Pause for thought

ClockTerm 5

This week I went looking for words.  I found hundreds of them, at the cashpoint, on buses, in shop windows and open spaces.  A chorus of adverts and notices shouted for my attention and instant action:

Touch screen to begin
Start the adventure
Get the app
Swipe right
Go binge

Find your new job
Do something you love
Please say hello
Call our team today

Press up
Sit up
Drink up

Now available here
Open all day
Open every day
Same day service
Available now

Buy one get one free
Have you swiped your Nectar card?
Clean up after your dog

I don’t have a dog, but came home overwhelmed by possibilities. The next day I went out again, on the lookout for things not to do:

No ball games
No parking
No entry

No stopping
No smoking
No dumping
No dogs

I couldn’t find as many of them, and I didn’t have to (not) do them immediately. Instead this was about keeping me in my place, ensuring my behaviour and my body stayed within boundaries. I had less freedom in the outside world than I thought. Still no dog.

The Alexander word for ‘not doing’ is inhibition.  I’ve struggled with it and find it hard to put into practice or describe, but it’s central to becoming a teacher. I think it’s about habit and choice.  If we automatically obey an instruction or react to a stimulus, we’re more likely to do it in our habitual way.  Habits are what we want to move away from, because they encourage us to act or move unthinkingly, without paying attention.

By ‘not doing’ we allow ourselves breathing space between stimulus and response.  This gives us time to choose how to react: we can do nothing, carry on with what we intended, or do something else altogether.  But in the pause for thought we’ve allowed a moment to make a conscious choice, and that’s the key.

My sample of words on the street is just a fraction of the shout-outs for action we come across each day.  ‘Doing’ is seen as positive, natural, a necessary part of everyday life – otherwise how would we ever achieve anything?  It’s also time-bound, deadline-driven, urgent.  The idea of ‘non-doing’ seems largely negative and constraining, even lazy and out of step.

Perhaps it’s no surprise that it’s difficult to explain or understand Alexander’s ideas, because they run so counter to prevailing thinking. There seems little room for the Alexander concept of not reacting, stopping and pausing or for seeing ‘non-doing’ as a welcome chance to catch our habits on the hop before they take over.

The only instruction I came across where the mainstream and the Alexander world were in unison was a road safety slogan. The three words made me smile, breathe and pause:

Stop.  Think.  Live.

 

 

Black mirror walk

Sheila Ghelani summons us from scrying with her black orb
Sheila Ghelani summons us from scrying in the square with her reflective black orb

Summer holidays

I’ve been on two nature wanders, as I experiment over the summer with looking and walking in different ways. The first, with performance artist Sheila Ghelani, complements the Wellcome Collection’s latest exhibition on nature.  Twenty of us, one barefoot, set off on an overcast afternoon into the roar of London’s Euston Road. Holding small round black mirrors Sheila had made for us, we wondered how to find nature so close to one of the capital’s most polluted streets.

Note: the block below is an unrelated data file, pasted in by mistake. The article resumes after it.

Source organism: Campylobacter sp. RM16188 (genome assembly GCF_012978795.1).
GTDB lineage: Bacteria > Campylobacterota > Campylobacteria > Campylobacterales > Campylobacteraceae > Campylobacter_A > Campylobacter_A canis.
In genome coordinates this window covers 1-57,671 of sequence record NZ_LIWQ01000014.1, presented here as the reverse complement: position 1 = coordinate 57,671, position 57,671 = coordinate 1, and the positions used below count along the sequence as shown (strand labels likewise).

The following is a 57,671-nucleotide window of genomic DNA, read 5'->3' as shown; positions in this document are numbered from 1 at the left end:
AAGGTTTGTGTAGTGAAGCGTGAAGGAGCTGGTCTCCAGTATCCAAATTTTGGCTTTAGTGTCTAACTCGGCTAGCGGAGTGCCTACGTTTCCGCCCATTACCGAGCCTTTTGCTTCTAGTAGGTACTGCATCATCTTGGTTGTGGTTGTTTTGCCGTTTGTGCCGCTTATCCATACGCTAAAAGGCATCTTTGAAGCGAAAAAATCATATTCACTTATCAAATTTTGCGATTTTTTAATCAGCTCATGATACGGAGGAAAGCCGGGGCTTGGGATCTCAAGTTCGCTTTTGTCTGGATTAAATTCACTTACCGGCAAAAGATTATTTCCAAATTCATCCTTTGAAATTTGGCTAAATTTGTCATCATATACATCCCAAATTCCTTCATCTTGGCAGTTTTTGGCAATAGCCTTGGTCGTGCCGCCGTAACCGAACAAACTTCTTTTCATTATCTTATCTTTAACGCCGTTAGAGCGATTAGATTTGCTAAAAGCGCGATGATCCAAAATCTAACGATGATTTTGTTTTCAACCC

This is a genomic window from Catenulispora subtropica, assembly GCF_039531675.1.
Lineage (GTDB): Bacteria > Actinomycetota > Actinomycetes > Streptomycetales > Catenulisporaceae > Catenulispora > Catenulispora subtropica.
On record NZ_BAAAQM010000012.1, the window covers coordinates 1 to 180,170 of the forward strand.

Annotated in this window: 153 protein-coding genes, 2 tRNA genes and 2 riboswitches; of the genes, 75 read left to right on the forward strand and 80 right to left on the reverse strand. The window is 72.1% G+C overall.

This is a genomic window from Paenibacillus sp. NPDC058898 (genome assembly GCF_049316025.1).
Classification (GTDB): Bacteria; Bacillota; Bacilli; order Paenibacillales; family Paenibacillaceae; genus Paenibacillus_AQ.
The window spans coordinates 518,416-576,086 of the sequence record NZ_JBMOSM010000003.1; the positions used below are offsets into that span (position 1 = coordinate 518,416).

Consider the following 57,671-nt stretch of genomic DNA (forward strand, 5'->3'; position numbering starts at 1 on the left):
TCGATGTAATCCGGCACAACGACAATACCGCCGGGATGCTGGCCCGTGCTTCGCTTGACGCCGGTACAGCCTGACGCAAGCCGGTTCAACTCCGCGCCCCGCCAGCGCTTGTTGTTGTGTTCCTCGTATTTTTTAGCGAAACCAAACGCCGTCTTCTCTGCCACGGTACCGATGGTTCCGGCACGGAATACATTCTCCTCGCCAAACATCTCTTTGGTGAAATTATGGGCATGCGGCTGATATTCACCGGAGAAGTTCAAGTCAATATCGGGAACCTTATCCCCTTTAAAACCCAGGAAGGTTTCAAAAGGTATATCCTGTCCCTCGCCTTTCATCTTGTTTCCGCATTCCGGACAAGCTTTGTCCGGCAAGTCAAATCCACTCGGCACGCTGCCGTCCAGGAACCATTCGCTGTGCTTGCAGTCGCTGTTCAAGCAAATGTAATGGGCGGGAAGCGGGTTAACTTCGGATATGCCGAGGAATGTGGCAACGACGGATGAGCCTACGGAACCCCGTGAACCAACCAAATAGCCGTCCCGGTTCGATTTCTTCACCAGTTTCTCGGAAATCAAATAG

Sheila was one step ahead.  She had determined our route in advance by placing her own black mirror on a map, drawing round it and picking ten places to pause.  We would be walking through hidden green spaces under the shadow of the mirror. No going beyond the edge.

Map for a black mirror walk
Map for a walk under the shadow of a black mirror

Black mirrors, or Claude glasses, are practical and mysterious.  They have been used by landscape painters and travellers to frame and appreciate views – their dark reflection saps colour, giving an abstract quality to what you see.  John Dee, the 16th century mathematician and astrologer, kept his in a sharkskin case, and would ‘scry’ or foretell the future by peering into its depths.

Sheila Ghelani's photo of John Dee's scrying mirror
Sheila Ghelani’s photo of John Dee’s scrying mirror

Under a threatening sky we held up our mirrors like 19th century tourists, contemplating the view behind.  In a garden square we paused to sketch like landscape painters, drawing obliquely through the glass.  And we walked backwards in the damp grass, holding mirrors up to check the path behind, noticing the quality of our steps, the uncertainty but also the freedom from our usual walking habits.

Hiroshima memorial tree
Hiroshima memorial tree where we scryed for foresight

Close to the end of the walk we paused by the Hiroshima memorial tree to look more deeply into our Claude glasses and ‘scry’ into the future, pondering ageing, mortality and change.  I still have my mirror, in its velvety drawstring case. It will travel with me for reflection and new perspectives.